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Dear John: Why is now the right time to fire Cam Cameron?

Posted on 10 December 2012 by Nestor Aparicio

At some point this morning all hell broke loose in Owings Mills. It’s not often – or I’m not sure it’s ever been done before successfully – that an offensive coordinator of a 9-4 football team that produced 21 points of road offense in the first 21 minutes of a game is fired less than 21 hours later.

But it happened this morning. Tony Dungy got a leak from Jim Caldwell and gave it to Dan Patrick, who then gave it to Mike Florio. And then we learned that Cam Cameron was fired and told his friend Jamie Costello at ABC2.

Word is that there were some rather harsh words exchanged, feelings hurt and that Cameron was shocked by everything about the decision, which wasn’t made solely by John Harbaugh. WNST has also learned that Baltimore Ravens owner Steve Bisciotti was directly involved in the decision as well.

The Baltimore Ravens were 53-24 & 5-4 in playoffs during his tenure as offensive coordinator. He also inherited a rookie QB, RB & first offense without Jon Ogden at left tackle in 2008.

WNST.net monitored it minute to minute on Twitter and we’re all still sorting through everything but what’s obvious – the Baltimore Ravens are struggling in lots of ways right now to win a game and Cam Cameron obviously worked his way through the doghouse of John Harbaugh and was shown the door this morning.

It might never be reported what happened last night in the mind of Harbaugh and/or Bisciotti or how long this change has been brewing – and don’t expect him to be forthcoming in his press conference when questioned about the change – but it’s now done, and veteran offensive mind and QB guru Jim Caldwell will take over a sputtering offense that he’s had almost a calendar year to dissect and learn with Joe Flacco at the helm.

What will really change this Sunday vs. the Denver Broncos?

Who knows?

But Cam Cameron didn’t have false starts. Cam Cameron didn’t put the offense in 1st & 23s, 2nd & 17s and 3rd & 11s. Cam Cameron didn’t miss blocks and assignments. Cam Cameron didn’t throw high and long or short and low to Torrey Smith. Cam Cameron didn’t have separation issues or troubles finding holes in the running attack. Cam Cameron didn’t let Ben Grubbs walk away last offseason.

Cam Cameron calls plays. Now Jim Caldwell will probably call a lot of the same plays.

This Broncos game can now be deemed a “must-win” game given the Ravens’ stated desire to have a first-round bye that was looking so likely eight mornings ago when they were 9-2 and coming off a heady, miraculous win in San Diego.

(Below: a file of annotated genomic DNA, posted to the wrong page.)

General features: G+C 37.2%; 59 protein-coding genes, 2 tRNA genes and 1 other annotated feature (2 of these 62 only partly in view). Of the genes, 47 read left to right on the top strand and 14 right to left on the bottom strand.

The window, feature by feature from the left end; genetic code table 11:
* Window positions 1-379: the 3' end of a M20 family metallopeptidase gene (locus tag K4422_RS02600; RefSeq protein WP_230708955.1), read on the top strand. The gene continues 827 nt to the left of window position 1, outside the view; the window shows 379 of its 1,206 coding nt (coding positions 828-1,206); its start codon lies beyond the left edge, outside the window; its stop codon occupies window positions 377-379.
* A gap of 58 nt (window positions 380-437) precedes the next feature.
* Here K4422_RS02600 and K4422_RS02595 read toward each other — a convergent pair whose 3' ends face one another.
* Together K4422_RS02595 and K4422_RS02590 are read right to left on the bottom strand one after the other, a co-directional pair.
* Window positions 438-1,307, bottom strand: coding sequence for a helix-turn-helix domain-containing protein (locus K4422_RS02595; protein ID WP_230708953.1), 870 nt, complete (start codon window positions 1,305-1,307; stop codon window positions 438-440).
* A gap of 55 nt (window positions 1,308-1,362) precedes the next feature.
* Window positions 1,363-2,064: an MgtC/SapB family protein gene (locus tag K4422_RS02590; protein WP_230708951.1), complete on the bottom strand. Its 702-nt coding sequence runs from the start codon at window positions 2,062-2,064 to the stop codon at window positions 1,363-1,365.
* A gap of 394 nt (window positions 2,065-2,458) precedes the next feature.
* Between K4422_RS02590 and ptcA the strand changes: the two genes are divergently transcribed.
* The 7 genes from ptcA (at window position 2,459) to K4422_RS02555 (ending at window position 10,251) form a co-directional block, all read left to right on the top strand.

Perhaps Caldwell was headed to the open market in a few weeks to become an offensive coordinator or even a head coach in the coming weeks? Maybe Cameron and Harbaugh had a falling out? How involved did Steve Bisciotti get last night after an embarrassing loss in D.C.?

Feel free to speculate away because you will anyway…

But however you slice it, it’s a very radical move this morning by John Harbaugh and the Baltimore Ravens organization.

Sometimes these things take root and championships are won.

And sometimes, it’s the first chair off the Titanic..

Harbaugh will be asked a lot of questions. He will wish Cam Cameron well. And in six days the Denver Broncos are coming to town to play a team that clearly hit the panic button this morning.

Harbaugh won’t call it the panic button and would berate me if I asked him that question but I’m not sure that under any circumstance that this is the desired pathway for a Super Bowl team.

His brother Jim Harbaugh endured heavy media and fan heat three weeks ago for changing starting quarterbacks while in first place. Now, in the midst of December with a 9-4 team flailing in many phases of the game and after the defense and special teams floundered in D.C. with the game (and a lead) in the balance, John Harbaugh has guillotined his offensive coordinator with three games left on the 2012 calendar.

I always laugh when the fans scream to fire the coach or bench the QB in the middle of any season.

It looks like John Harbaugh has finally succumbed after hearing the chants of the radicals and fired his O.C. on a Monday morning.

Some of you finally got what you wanted – heads to roll when the team is 9-4.